5 VOC Best Practices

Voice of the Customer (VOC) programs are an asset to contact centers. According to CRMSearch.com, when VoC isn’t correctly taken into account, customer experience goals, as well as marketing and sales objectives, suffer. Below are five VOC best practices.

  1. Add VOC data collection to the customer experience strategy

According to the American Marketing Association, customer-focused organizations routinely conduct surveys and hold focus group sessions; ask for comments, including complaints; and search social media for customer commentary. Online, customers write solicited and unsolicited reviews, which is where companies can find out about customer wants, needs, likes and dislikes

  1. Categorize and prioritize VOC data.

Create a hierarchy of VOC data, with related preferences grouped together. Within that, customers can be segmented based on a variety of details, including objectives, transactions, buying behaviors, loyalty program attributes and social media behaviors, among others.

  1. Gather VOC data in one area

Contact centers use multiple applications and systems to manage VOC data, including survey tools, Excel, marketing applications, and VOc solutions from organizations such as NICE, Verint, and InMoment. These systems should be consolidated so that VOC data can be easily accessed and leveraged. Master Data Management is used to consolidate, standardize and distribute data. A VOC program shouldn’t be launched before the IT department has created a way to handle the complex data.

  1. Train employees to match behaviors to VOC discoveries.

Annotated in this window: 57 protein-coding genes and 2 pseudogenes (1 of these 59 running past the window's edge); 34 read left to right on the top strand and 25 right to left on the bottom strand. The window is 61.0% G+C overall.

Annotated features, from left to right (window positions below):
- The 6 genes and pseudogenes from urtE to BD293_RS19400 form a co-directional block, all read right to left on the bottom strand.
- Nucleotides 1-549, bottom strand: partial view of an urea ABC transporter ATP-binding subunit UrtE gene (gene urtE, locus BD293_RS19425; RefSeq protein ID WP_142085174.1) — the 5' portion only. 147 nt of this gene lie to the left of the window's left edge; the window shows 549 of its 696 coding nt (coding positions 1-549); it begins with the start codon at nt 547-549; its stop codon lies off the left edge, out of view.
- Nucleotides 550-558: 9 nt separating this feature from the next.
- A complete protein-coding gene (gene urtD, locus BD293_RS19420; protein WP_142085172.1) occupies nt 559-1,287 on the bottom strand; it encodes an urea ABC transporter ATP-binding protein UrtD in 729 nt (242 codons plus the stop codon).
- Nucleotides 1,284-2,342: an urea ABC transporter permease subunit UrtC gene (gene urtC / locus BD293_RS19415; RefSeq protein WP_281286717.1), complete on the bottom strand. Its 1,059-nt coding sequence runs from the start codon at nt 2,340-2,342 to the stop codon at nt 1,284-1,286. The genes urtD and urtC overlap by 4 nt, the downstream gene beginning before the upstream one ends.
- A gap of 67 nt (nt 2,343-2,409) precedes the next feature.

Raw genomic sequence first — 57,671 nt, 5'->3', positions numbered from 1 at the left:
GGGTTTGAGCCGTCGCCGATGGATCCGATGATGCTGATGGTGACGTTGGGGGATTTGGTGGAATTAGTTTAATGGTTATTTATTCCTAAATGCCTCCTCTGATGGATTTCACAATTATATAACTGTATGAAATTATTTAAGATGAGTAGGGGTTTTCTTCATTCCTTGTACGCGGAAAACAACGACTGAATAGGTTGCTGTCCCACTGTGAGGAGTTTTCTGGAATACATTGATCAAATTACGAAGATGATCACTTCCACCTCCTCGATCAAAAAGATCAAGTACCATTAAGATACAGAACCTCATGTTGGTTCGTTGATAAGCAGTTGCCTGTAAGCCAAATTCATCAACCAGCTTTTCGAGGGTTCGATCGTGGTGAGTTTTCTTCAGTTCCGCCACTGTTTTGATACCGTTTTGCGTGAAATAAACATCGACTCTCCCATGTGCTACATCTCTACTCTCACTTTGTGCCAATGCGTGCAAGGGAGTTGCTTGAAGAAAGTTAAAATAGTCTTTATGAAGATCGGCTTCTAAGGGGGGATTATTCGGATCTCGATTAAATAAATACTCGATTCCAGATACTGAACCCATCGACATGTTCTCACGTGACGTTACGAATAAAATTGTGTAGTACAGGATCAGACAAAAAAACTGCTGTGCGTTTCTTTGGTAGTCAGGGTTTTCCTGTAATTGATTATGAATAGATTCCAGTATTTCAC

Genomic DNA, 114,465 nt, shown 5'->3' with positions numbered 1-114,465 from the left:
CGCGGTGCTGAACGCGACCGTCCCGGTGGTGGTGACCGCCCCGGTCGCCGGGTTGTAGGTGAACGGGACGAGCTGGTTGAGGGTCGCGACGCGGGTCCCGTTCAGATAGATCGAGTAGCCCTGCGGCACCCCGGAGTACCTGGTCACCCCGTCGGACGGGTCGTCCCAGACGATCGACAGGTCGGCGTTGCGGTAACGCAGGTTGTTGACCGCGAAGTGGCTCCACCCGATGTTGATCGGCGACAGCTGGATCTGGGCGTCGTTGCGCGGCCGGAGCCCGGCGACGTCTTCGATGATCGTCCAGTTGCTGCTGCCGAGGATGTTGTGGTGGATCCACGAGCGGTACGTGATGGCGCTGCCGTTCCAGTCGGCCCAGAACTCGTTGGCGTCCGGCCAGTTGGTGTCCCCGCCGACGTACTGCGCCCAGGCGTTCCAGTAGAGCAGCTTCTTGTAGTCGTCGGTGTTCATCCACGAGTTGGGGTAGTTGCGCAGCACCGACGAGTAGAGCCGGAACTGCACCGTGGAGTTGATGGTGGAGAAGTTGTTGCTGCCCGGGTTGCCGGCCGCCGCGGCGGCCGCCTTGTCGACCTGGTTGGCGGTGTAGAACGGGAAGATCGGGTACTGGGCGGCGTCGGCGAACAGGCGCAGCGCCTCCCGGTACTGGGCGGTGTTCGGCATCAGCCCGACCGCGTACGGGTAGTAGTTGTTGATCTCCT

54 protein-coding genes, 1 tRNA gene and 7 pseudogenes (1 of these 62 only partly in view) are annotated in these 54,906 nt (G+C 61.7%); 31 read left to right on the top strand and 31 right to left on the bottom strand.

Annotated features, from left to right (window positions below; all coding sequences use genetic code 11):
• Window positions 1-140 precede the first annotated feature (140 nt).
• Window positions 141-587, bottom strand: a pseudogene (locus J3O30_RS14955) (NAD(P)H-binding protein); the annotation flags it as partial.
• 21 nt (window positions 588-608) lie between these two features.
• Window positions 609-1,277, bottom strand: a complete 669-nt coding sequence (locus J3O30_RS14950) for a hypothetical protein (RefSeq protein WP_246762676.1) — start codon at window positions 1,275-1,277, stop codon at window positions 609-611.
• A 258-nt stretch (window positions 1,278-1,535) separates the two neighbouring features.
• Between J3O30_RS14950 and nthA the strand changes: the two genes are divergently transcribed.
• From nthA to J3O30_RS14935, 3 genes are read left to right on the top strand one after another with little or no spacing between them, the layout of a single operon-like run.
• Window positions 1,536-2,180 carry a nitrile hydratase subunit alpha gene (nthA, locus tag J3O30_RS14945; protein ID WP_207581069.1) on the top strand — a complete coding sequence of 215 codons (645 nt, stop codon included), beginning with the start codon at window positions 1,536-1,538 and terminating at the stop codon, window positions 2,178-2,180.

VOC data can be part of training programs for staff members who deal directly with customers. While a company may tell their customer service reps that customers expect courteous and responsive service, the meaning of those expectations isn’t always clear. According to Bain & Company, while 80% of CEOs feel that they deliver superior customer experience, just 8% of customers agree. By using specific customer feedback data, “courteous” and “responsive” can be defined. Employees will then understand exactly what customers expect.

  1. Tell others about achieved excellence in customer service.

Improvement in customer experience and awards for customer service excellence should be promoted. Information can be used on the company’s website, in social media messaging, on advertisements, and as part of marketing campaigns. Positive data influences buying decisions, attracts new customers, directs public opinion, and builds a positive reputation for a business. Customer experience stories should be shared with staff members as well. Providing examples of how agents have gone above and beyond customer expectations promotes a culture that’s focused on customer loyalty

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